the ConversAItion: Season 2 Episode 8

Making Groups Smarter with AI

Jim is joined by Louis Rosenberg, prolific inventor and the founder and CEO of Unanimous AI, a company that uses AI to amplify the intelligence of human groups. They discuss how an approach called swarm intelligence can be used to forecast everything from the Kentucky Derby to medical diagnoses, with surprising accuracy.

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“Inside human heads, there’s massive amounts of data. People have knowledge, wisdom, insight and intuition that’s really powerful, and it's being ignored by AI. And the amazing thing about people is that we're continuously updating our database—we’re out in the world seeing, collecting, and analyzing. At Unanimous AI, instead of performing AI on static data, we [leverage real-time data from] groups of people.”
Louis Rosenberg

About Louis Rosenberg

Dr. Louis Rosenberg is a prolific inventor and the founder and CEO at Unanimous AI. In addition to founding numerous technology companies, including Immersion Corporation, Microscribe and Outland Research, Dr. Rosenberg also served as a tenured professor at California Polytechnic State University. He can be found on LinkedIn here, and his Wikipedia page can be found here.

Short on time? Here are 5 quick takeaways:

  1. We know AI can augment the performance of individuals. Inspired by nature, guest Dr. Louis Rosenberg set out to explore how AI can improve the performance of groups.

    In 2014, Louis founded Unanimous AI, a company built on the idea that humans are smarter together. Other species, like bees and fish, have evolved to create “swarm intelligence,” enabling groups to be smarter than any individual. Though humans didn’t experience this evolution, Dr. Rosenberg believes AI can help facilitate swarm intelligence for humans.

  2. By tapping into the “database” of human minds, it’s possible to make predictions without an expansive static dataset.

    Traditional AI is most useful when applied to massive amounts of data; but for many future events, huge datasets don’t exist or are constantly evolving. Unanimous AI solves this problem by matching datasets with the information that exists inside of people’s heads. The company’s powerful combination of AI and human group intelligence can be applied in a variety of scenarios—from sales forecasts to Oscar winners.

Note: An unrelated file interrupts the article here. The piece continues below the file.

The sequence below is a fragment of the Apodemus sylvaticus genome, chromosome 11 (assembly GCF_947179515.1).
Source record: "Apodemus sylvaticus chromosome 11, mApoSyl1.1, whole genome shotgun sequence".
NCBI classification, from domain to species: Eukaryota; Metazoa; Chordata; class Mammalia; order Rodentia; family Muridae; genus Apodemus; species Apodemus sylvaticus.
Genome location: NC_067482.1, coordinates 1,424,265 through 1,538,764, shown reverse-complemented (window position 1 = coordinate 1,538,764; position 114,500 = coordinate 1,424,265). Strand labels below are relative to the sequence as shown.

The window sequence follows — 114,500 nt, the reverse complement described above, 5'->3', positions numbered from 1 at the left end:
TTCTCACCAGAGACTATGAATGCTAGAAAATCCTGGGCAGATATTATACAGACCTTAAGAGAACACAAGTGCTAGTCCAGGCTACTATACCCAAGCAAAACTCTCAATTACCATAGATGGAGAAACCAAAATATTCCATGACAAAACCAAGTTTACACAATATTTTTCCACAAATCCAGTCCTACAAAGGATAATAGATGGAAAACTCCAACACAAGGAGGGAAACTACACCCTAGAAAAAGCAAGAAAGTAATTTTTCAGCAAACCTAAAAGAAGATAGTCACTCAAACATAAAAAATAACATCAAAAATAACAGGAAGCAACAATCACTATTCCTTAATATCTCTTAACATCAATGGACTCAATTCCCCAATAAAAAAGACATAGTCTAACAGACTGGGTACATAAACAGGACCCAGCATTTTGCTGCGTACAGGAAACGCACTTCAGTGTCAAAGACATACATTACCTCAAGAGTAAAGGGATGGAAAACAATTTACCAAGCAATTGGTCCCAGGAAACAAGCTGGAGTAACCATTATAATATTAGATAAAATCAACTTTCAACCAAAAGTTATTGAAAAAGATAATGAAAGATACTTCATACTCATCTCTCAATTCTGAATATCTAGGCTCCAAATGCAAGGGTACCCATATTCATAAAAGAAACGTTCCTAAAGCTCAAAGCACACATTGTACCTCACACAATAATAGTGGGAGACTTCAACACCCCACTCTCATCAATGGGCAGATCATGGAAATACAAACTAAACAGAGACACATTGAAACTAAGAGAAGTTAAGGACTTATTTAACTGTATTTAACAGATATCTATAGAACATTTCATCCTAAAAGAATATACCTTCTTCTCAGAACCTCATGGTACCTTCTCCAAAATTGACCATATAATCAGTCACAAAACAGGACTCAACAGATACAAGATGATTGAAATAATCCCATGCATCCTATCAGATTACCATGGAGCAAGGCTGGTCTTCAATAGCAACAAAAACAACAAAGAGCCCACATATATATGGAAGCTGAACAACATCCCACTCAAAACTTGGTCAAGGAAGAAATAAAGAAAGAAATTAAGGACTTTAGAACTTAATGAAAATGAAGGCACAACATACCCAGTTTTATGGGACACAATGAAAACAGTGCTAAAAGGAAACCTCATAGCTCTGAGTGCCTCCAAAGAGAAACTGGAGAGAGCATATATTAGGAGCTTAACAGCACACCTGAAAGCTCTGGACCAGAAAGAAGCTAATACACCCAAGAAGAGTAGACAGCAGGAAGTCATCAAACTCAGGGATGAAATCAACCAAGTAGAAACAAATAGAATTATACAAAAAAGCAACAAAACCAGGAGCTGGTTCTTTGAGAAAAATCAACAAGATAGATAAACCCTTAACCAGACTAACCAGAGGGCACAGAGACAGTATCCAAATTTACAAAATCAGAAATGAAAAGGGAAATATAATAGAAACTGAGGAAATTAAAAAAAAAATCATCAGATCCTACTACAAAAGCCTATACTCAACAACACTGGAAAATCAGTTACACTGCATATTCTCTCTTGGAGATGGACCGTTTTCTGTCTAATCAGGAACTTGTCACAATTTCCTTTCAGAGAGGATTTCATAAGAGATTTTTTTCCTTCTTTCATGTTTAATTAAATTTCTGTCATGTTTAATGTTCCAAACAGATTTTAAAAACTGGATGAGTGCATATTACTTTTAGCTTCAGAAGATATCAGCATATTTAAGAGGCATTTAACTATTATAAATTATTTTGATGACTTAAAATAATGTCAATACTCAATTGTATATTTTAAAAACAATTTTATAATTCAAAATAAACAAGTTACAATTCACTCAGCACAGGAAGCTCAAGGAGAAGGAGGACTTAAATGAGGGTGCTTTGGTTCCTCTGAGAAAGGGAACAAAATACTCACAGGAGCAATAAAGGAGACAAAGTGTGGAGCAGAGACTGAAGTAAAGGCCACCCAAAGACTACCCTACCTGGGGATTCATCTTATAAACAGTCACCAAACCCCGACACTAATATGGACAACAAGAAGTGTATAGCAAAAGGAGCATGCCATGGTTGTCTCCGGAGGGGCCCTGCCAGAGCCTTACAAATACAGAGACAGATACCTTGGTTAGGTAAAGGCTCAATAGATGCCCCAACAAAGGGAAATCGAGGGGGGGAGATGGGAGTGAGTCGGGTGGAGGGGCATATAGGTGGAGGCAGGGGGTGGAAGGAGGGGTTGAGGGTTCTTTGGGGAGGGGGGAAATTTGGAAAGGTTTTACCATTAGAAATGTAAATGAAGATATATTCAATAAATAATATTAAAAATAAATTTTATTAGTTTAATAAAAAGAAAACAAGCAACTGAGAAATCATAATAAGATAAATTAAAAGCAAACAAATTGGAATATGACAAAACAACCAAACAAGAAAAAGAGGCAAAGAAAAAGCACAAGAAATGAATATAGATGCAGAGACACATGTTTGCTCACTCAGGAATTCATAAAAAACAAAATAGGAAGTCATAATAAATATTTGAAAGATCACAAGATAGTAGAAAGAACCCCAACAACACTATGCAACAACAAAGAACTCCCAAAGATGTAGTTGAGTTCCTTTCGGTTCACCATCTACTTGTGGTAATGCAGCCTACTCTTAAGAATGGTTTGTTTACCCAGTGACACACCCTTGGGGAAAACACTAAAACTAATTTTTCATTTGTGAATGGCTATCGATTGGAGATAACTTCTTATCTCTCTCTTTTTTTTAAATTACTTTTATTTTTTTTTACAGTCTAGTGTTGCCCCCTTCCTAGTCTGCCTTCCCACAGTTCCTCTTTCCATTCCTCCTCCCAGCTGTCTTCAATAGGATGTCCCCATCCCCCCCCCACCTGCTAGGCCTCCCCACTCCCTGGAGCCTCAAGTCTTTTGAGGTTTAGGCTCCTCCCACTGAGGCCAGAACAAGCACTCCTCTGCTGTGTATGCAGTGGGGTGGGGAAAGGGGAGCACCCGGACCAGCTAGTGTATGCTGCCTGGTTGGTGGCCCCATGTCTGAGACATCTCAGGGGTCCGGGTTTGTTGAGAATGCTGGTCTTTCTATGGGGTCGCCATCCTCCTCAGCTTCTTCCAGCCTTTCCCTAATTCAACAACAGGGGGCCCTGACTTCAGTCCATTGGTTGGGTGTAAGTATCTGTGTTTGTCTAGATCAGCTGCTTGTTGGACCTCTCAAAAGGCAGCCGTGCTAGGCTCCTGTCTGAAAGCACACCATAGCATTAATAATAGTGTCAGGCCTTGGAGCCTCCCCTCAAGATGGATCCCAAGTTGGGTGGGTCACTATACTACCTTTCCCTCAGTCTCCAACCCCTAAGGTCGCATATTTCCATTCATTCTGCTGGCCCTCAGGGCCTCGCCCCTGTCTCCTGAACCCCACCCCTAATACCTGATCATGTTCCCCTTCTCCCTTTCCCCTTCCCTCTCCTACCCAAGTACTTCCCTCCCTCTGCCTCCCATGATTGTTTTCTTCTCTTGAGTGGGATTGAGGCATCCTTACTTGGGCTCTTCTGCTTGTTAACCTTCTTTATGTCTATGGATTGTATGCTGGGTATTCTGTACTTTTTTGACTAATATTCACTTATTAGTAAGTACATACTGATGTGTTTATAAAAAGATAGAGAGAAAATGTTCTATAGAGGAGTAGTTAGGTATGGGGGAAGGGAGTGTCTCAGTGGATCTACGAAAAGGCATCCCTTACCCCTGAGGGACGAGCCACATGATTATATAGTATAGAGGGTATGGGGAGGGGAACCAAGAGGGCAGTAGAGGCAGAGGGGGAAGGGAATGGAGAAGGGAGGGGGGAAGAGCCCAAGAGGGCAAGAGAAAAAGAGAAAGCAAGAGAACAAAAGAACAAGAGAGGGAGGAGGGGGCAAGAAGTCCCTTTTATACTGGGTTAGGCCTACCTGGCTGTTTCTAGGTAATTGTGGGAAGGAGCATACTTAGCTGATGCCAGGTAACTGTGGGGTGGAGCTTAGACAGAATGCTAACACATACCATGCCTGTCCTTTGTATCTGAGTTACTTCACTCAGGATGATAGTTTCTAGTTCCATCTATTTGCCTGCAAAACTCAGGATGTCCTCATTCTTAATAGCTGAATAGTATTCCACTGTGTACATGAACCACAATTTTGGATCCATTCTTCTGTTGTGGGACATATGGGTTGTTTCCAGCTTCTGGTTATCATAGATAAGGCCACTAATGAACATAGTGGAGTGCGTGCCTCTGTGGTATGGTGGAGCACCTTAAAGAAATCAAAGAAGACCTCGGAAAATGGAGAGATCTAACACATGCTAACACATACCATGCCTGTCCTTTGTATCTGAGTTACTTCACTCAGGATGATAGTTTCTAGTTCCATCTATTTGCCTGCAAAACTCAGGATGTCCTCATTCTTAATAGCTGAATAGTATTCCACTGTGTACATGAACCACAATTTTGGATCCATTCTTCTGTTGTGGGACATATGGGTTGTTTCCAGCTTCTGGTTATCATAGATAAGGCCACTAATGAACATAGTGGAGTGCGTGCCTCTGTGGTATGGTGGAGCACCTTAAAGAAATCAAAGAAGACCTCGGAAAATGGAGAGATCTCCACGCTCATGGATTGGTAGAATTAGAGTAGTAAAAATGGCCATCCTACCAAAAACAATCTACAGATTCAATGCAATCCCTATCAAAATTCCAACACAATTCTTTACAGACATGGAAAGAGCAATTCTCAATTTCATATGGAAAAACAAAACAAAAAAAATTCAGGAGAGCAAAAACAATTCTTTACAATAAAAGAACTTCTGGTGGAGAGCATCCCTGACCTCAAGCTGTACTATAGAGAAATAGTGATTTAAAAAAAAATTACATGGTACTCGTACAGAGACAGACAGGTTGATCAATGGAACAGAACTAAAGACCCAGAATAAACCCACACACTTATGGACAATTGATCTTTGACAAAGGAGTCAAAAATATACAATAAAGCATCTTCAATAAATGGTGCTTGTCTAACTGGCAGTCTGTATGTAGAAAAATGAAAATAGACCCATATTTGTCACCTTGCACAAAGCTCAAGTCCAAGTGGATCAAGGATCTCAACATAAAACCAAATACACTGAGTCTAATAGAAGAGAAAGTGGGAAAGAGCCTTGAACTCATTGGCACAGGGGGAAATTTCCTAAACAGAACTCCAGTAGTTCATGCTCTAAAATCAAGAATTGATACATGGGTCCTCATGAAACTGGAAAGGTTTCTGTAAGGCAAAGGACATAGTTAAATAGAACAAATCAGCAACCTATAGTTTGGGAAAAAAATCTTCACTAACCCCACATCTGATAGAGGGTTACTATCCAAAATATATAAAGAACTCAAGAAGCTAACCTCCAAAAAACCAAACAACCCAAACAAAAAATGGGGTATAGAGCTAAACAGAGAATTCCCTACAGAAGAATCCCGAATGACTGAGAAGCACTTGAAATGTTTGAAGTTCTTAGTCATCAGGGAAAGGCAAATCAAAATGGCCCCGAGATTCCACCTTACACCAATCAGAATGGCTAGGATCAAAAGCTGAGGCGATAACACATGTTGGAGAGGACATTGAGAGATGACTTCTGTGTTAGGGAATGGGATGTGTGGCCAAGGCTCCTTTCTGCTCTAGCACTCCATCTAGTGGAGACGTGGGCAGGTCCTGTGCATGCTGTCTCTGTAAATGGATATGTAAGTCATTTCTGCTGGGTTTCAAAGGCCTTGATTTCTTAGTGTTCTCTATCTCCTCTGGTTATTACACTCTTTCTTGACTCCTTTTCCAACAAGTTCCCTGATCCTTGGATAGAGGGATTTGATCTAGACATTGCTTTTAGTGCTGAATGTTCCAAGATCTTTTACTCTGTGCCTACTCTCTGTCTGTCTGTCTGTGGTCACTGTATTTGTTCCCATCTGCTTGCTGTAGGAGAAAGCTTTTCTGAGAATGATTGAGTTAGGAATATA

3. In 2016, Unanimous AI made headlines for predicting the horses that came in first, second, third and fourth at the Kentucky Derby.

    How? With the help of 20 horse racing enthusiasts. The participants logged on to the Swarm platform at exactly the same time, and indicated which horse they believed would finish in first, second, third and fourth. They did so by tugging a virtual “magnet” towards their predicted winner, pushing and pulling against each other, like when playing with a Ouija board. Meanwhile, AI algorithms consider each participant’s behavior and determine how the group should converge on an answer.

    As individuals, not a single one of the 20 participants correctly predicted the top four horses in order. As a group, it took only five minutes to combine their knowledge in an optimal way to predict the outcome with complete accuracy, and against 540 to one odds.

  4. Swarm intelligence can even be used to make doctors smarter.

    Unanimous AI performed a study in partnership with Stanford Medical School, in which small groups of four or five radiologists would examine an X-ray on their screen and make the diagnosis together as a swarm. The study found that when they worked together, they were 33% more accurate than when they did it as individuals.

  5. In the long term, swarming could be used to enhance political and societal decision-making.

    It’s easy to test a problem where there’s a right or wrong answer, but when you have issues where people have opposing views, it’s far more difficult to reach a decision that satisfies the entire population. In politics, for example, the traditional way to make a decision is by polling, which only reveals differences in opinion. A swarm, on the other hand, reveals the commonality in a group.

    A recent Unanimous AI study on Brexit found that when a group was asked to just take a vote, they would never reach a unanimous decision. However, when they worked together as a swarm, they would converge on solutions that would maximize their collective satisfaction. Dr. Rosenberg hopes Unanimous AI can help society make tough decisions down the line. 

Check out more episodes of The ConversAItion.